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Category Archives: Jean Cocteau

According to Wikipedia: “Le Jeune Homme et La Mort” is a ballet by Roland Petit, choreographed in 1946 to Bach’s Passacaglia in C Minor, BWV 582 (omitting the fugue), with a one-act libretto by Jean Cocteau. Sets were by Georges Wakhévitch and costumes variously reported as being by Karinska or Cocteau.

The libretto has similarities wth Jean Cocteau’s “Orpheus/Orphee” film.

To my mind, Uliana Lopatkina is one of the best performers of this iconic role. She shows cold wickedness and inner passion of Cocteau’s Death. Vicious. Perfect. Maria Casares would definitely enjoy.

María Casares as The Princess and 
Marie Déa as Eurydice

Orpheus_image_02
Image courtesy of The Criterion Collection

Maria Casares at the premier of Jean Cocteau film Orphee (1950).

Private collection.

Someday I will write some of my own thoughts, but today I post this article.

While he is perhaps more widely known for his lovely 1946 adaptation Beauty
and the Beast
, Jean Cocteau’s finest achievement is arguably Orpheus,
a 1950 update on the Greek myth of the same name.

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Jean Cocteau‘s monologues provide the inspiration behind opera and dance from Royal Opera House in London. Choreographer Aletta Collins and director Tom Cairns began to explore the inspirational synergy of music, dance and voice along with Cocteau’s themes of possession and abandonment in their dance film for Channel 4, ‘The Human Voice’. Now this programme became the live performance. In Duet for One Voice, a world-premiere, Collins re-imagines Cocteau’s monologue Duet for One Voice for dancers, with a newly composed score by composer Scott Walker. For the second, a new production sung in English, Tom Cairns stages Poulenc’s opera La Voix humaine (The Human Voice), which follows a woman’s desperate last telephone conversation with her departed lover.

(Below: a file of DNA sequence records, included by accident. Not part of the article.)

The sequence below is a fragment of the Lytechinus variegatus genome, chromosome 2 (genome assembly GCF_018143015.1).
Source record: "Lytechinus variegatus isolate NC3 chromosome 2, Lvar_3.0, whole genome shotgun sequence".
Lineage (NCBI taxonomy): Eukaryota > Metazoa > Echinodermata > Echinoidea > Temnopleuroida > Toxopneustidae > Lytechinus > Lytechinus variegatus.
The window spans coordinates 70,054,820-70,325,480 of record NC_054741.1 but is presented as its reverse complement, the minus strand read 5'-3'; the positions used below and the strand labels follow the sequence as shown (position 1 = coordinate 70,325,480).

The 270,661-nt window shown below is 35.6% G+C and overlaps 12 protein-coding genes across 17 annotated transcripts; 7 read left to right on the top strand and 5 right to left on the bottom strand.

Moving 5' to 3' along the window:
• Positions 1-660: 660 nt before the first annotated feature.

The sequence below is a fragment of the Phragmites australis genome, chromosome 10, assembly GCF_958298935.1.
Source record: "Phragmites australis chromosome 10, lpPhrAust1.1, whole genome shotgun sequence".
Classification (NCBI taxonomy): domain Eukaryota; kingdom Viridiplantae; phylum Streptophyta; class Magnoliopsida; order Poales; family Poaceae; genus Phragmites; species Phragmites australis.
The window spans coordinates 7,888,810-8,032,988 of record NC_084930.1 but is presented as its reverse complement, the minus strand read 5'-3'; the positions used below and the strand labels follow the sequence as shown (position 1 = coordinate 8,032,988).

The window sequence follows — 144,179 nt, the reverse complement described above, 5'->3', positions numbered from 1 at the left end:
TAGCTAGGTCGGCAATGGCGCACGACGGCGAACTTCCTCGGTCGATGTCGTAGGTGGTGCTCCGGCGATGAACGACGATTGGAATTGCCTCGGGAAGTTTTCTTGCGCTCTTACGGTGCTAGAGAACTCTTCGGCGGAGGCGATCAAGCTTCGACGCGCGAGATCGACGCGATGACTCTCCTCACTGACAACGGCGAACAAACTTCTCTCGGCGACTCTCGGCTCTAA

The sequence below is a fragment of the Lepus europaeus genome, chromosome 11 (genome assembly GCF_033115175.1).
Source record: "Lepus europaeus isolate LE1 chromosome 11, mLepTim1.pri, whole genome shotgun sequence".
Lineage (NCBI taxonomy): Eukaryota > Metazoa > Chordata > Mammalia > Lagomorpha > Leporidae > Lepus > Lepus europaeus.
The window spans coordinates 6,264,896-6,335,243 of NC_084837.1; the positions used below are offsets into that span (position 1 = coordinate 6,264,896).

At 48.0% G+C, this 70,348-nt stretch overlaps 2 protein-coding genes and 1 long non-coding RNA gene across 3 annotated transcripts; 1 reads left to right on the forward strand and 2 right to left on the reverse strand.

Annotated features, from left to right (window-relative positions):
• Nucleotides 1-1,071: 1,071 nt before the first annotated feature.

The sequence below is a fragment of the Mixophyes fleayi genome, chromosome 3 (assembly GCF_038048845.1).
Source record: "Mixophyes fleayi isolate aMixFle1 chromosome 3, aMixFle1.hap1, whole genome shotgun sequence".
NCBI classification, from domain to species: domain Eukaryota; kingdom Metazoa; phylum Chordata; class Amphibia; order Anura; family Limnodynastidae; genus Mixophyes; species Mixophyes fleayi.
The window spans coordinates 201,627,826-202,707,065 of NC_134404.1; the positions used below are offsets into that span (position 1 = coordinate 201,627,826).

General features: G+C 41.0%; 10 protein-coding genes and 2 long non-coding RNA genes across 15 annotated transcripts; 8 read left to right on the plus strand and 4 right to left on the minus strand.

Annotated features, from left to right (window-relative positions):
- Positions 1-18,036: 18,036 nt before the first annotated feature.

“I must admit to not really being an admirer of Cocteau,” says Scott Walker in a press release. “I am, however, an admirer of Aletta Collins and her work. So when Aletta asked me to collaborate with the intention of deconstructing the original script for dance, I was grateful for the challenge to help take what is essentially, in my humble opinion, an antiquated piece of misogyny (in this case, woman as willing victim) and try to turn it on its head and use its traces to create something new.”

Cocteau Voices

ROH2

17 June 2011 to 25 June 2011
Linbury Studio Theatre

Running time: 1 hour 45 minutes | 1 Interval

From http://www.roh.org.uk/whatson/production.aspx?pid=15100


Marnie Breckenridge – An Interview with “La Princesse” of Philip Glass’ Orphée

By Seán Martinfield

Ensemble Parallèle presents Philip Glass’ Orphée February 26th and 27th at the Herbst Theater in San Francisco. The work is a direct adaptation of Jean Cocteau’s iconic 1950 film and screenplay, Orphée. The film is a re-telling of the classic tale of Orpheus and Eurydice. The script is opulent in language, its look and use of special effects is stunningly simple yet provocative. The character of “Orpheus” is portrayed by Jean Marais, the romantic hero of Cocteau’s 1946 masterpiece, La Belle et La Bête. Beside him as “Eurydice” is Marie Déa and in-between them is the figure of Death – “La Princesse” – played by enigmatic beauty, Maria Casarès. The themes are strong. What is love? What is death? What is the point of living? Jean Cocteau’s Orphée is cinematic poetry. It was inevitable that it should be transformed into an opera.

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PREFACE

A man who dozes, his mouth half open, in front of a wood fire, lets slip some secrets from that night of the human body that is called the soul, over which he is no longer master.
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When I make a film, it is a sleep in which I am dreaming. Only the people and places of the dream matter. I have difficulty making contact with others, as one does when half-asleep. If a person is asleep and someone else comes into the sleeper’s room, this other person does not exist. He or she exists only if introduced into the events of the dream. Sunday is not a real day of rest for me, I try to go back to sleep as quickly as possible.
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Maria Casares performed in two very prominent Jean Cocteau’s films, “Orpheus” and “Testament of Orpheus”, in which she played Death (the Princess).

So I post two essays of Jean Cocteau about these films.

There are two photos from “Orphee” set.